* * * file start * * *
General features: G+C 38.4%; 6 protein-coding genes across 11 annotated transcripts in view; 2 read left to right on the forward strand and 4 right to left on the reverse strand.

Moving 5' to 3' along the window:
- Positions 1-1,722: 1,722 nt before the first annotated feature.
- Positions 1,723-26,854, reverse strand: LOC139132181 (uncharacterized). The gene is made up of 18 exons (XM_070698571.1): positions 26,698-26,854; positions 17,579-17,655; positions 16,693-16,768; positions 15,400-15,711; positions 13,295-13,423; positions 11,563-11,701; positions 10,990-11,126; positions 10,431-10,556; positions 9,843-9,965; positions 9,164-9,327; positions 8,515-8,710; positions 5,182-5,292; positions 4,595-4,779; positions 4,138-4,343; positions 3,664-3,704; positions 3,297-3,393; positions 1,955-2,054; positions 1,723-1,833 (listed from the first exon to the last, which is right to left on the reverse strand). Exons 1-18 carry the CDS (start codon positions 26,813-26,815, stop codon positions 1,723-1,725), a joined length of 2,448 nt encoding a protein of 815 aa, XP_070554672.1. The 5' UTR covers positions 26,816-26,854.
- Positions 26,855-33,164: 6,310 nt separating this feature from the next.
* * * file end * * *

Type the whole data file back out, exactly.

General features: G+C 38.4%; 6 protein-coding genes across 11 annotated transcripts in view; 2 read left to right on the forward strand and 4 right to left on the reverse strand.

Moving 5' to 3' along the window:
- Positions 1-1,722: 1,722 nt before the first annotated feature.
- Positions 1,723-26,854, reverse strand: LOC139132181 (uncharacterized). The gene is made up of 18 exons (XM_070698571.1): positions 26,698-26,854; positions 17,579-17,655; positions 16,693-16,768; positions 15,400-15,711; positions 13,295-13,423; positions 11,563-11,701; positions 10,990-11,126; positions 10,431-10,556; positions 9,843-9,965; positions 9,164-9,327; positions 8,515-8,710; positions 5,182-5,292; positions 4,595-4,779; positions 4,138-4,343; positions 3,664-3,704; positions 3,297-3,393; positions 1,955-2,054; positions 1,723-1,833 (listed from the first exon to the last, which is right to left on the reverse strand). Exons 1-18 carry the CDS (start codon positions 26,813-26,815, stop codon positions 1,723-1,725), a joined length of 2,448 nt encoding a protein of 815 aa, XP_070554672.1. The 5' UTR covers positions 26,816-26,854.
- Positions 26,855-33,164: 6,310 nt separating this feature from the next.